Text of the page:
Remember Theresa May’s border skirmish against Brodie Clark back in November? This
morning the Home Affairs Select Committee published their
report into the whole affair. Ideally it would have cleared up some of the confusions over who was responsible for waiving various security checks at our borders last summer, and whether they
were right to do so — but it doesn’t really manage it.
This is not really the fault of the committee: some of the crucial questions they put to the Home Office remain unanswered, and key documents have not been released to them. For example, Mr Clark
claims he raised the issue of the ‘health and safety’ waivers in a presentation to the Border Agency strategy board in December 2010, but other senior officials claim he mentioned it
only briefly in passing. This is vital in assessing whether he was a ‘rogue official’ or a scapegoat, and the Home Office could have cleared it up by simply releasing the relevant slide
from the presentation, or the minutes — but they have declined to do so. Similarly, ministers (including the PM) have cited a number of statistics to show that the pilot was a
‘success’, but the Home Office has been unwilling or unable to give any detail explaining these statistics, which are being questioned again today by Labour. If the Home Office were truly confident of
their position, then surely they could have released some of the relevant information to the Committee.
There are two possible arguments for not releasing the information: the first is that it could endanger security (by exposing too much detail about how we run our border controls); the second is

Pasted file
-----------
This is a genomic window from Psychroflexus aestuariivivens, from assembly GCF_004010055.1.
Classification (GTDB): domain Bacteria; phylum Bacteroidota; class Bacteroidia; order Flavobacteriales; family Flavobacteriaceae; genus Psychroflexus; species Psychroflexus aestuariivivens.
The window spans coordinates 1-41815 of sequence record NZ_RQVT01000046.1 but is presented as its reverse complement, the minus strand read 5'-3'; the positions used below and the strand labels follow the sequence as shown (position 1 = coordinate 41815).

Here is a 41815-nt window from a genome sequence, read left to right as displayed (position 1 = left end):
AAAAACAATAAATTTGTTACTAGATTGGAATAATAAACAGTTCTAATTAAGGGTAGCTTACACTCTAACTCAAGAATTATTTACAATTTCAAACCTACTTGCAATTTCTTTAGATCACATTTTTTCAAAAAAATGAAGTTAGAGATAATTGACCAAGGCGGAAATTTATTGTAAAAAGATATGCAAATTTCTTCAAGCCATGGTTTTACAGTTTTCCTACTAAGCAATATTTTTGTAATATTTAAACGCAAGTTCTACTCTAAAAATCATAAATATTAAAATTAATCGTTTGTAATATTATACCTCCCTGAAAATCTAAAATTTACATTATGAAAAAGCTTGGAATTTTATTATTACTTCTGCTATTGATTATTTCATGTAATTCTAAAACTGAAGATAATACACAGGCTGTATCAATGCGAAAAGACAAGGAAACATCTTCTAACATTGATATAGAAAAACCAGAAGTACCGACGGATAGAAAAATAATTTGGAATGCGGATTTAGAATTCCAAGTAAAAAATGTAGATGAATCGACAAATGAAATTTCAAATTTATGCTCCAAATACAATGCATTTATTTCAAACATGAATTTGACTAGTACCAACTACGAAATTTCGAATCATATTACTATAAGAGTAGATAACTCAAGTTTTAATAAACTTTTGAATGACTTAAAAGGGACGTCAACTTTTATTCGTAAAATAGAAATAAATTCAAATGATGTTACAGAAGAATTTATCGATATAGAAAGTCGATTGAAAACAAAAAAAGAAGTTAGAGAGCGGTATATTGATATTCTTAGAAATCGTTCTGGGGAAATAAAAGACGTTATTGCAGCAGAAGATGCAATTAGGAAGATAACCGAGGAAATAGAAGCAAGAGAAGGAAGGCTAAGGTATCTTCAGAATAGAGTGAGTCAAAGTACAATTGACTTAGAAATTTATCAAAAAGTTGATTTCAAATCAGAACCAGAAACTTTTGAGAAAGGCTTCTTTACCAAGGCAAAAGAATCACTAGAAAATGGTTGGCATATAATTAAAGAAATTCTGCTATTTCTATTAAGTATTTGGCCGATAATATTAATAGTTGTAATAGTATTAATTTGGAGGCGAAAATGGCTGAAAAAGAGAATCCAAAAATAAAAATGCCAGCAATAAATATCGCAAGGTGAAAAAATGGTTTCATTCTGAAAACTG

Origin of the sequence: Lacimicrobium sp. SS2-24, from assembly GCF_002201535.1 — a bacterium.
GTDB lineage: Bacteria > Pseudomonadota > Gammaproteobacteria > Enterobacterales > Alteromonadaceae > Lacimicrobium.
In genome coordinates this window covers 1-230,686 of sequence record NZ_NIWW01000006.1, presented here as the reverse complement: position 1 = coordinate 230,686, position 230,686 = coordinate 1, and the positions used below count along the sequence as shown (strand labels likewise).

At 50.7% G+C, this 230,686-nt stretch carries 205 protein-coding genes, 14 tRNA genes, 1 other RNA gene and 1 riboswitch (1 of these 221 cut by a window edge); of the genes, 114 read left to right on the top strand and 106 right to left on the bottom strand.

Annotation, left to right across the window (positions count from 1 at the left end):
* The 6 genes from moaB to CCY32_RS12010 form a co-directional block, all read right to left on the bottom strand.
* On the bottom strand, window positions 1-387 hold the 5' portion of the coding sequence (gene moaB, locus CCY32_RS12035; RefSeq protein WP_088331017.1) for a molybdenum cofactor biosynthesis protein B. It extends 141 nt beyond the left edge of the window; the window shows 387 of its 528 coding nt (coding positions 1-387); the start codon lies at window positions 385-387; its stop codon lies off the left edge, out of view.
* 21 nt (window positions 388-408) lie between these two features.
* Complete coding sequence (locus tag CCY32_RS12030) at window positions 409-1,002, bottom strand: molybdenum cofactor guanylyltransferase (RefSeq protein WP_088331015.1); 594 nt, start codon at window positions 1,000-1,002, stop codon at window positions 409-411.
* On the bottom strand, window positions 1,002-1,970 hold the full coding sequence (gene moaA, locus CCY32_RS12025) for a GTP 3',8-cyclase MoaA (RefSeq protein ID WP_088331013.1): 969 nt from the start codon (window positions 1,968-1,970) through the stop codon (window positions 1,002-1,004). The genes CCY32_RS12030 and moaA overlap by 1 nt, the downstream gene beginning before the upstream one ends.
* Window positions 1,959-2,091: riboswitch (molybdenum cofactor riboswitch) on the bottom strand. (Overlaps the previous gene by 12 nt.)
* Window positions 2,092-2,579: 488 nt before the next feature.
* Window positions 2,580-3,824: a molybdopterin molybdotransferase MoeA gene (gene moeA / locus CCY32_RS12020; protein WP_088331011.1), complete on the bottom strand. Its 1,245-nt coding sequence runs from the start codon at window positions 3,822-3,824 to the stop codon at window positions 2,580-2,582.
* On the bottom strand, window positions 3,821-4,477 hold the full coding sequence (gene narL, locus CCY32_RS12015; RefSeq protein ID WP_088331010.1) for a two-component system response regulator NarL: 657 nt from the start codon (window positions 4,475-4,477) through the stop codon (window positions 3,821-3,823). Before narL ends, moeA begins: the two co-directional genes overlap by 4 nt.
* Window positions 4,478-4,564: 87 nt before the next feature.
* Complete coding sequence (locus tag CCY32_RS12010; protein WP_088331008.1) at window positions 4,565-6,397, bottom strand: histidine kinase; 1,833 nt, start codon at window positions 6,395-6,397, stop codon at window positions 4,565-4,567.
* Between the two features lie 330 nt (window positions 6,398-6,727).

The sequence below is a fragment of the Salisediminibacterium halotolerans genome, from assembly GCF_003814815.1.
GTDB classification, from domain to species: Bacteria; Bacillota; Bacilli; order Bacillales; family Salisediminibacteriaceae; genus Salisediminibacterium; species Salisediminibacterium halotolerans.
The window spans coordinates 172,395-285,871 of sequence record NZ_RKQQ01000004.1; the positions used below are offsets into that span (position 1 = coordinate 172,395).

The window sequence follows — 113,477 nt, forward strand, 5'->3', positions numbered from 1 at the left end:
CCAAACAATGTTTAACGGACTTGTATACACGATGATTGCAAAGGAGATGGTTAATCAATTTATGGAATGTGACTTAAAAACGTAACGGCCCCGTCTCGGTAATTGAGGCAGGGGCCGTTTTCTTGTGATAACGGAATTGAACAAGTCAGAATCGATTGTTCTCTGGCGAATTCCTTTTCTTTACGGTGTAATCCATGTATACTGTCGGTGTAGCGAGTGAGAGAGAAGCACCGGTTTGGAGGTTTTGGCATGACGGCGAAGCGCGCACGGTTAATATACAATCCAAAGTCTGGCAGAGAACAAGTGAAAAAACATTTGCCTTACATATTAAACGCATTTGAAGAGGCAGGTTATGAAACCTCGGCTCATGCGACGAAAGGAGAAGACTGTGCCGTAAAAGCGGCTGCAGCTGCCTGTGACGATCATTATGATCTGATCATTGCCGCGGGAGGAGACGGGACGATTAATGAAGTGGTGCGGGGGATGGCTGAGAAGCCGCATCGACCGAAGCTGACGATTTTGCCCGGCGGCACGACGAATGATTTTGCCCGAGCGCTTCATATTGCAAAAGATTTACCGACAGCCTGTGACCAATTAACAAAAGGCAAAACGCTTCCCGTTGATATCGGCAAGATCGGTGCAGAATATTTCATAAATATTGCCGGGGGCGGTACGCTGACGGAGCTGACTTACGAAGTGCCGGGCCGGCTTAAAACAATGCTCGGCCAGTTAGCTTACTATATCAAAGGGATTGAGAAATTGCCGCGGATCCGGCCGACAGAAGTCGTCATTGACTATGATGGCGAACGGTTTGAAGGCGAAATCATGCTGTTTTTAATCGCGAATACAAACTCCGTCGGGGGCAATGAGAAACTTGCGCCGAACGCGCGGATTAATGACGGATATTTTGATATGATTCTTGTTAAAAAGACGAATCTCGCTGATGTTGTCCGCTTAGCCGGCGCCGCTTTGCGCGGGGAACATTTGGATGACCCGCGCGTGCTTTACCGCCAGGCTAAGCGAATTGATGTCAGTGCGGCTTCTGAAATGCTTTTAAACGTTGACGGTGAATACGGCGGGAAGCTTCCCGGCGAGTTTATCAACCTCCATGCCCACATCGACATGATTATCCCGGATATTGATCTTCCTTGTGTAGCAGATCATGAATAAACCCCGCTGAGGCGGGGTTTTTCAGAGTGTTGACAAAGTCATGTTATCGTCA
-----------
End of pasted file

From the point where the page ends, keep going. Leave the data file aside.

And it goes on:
that it is a subject of another inquiry, by the Agency’s inspector, John Vine. But neither reason is satisfactory, particularly when you consider the options the Home Office had, including
releasing the information in partly redacted form, or for the committee’s eyes only. In my experience (including periods in both the Home Office and the Ministry of Defence), the security
argument is routinely over-used, by officials more than ministers, to avoid scrutiny — a self-defeating approach that undermines government’s ability to insist on secrecy on the smaller
number of occasions when it really matters. As for Mr Vine’s inquiry, this is surely not an argument for refusing to give information to a select committee, particularly after months have
elapsed. We can only hope that the inquiry is published rapidly and in full, with an opportunity for parliamentary debate on its findings.
Beyond the blame game — which will rumble on at least until Mr Vine’s report is published and Mr Clark’s claim for constructive dismissal is decided — the committee is
surely right in its overall conclusion that, although the crisis revealed genuine management failings in the Agency which need to be urgently addressed, it would be a mistake to react by abandoning
the ‘risk-based’ approach to border security. This approach — which holds that, rather than spreading finite resources equally across all ports and borders and travellers, we
should (in the committee’s words) ‘allow the Border Force to use intelligence reports and officers’ own judgement to target the passengers and luggage on flights that are
considered to be high-risk’ — has rightly been adopted by both main parties for decades. If anything, it is even more necessary now, given the fiscal context.
As I argued here at the time, ministers need
to lead a mature public debate about the trade-offs involved in immigration policy, such as spending (including staff levels), passenger convenience (including queue times), and security (including
the level of checks). Mr Green pleaded for just this kind of debate at the height of the affair, but that of course was the worst time to do so. In opposition, and in the early years of government,
he and his colleagues had chosen the easier option of surfing the media narrative that immigration was simply ‘out of control,’ and that a bit of common sense would bring it back under
control. They are hardly the first politicians to choose that easier option, and won’t be the last. But the result is they have a lot of ground to make up, and they should start now —
before the next scandal hits.
Matt Cavanagh is an associate director at IPPR.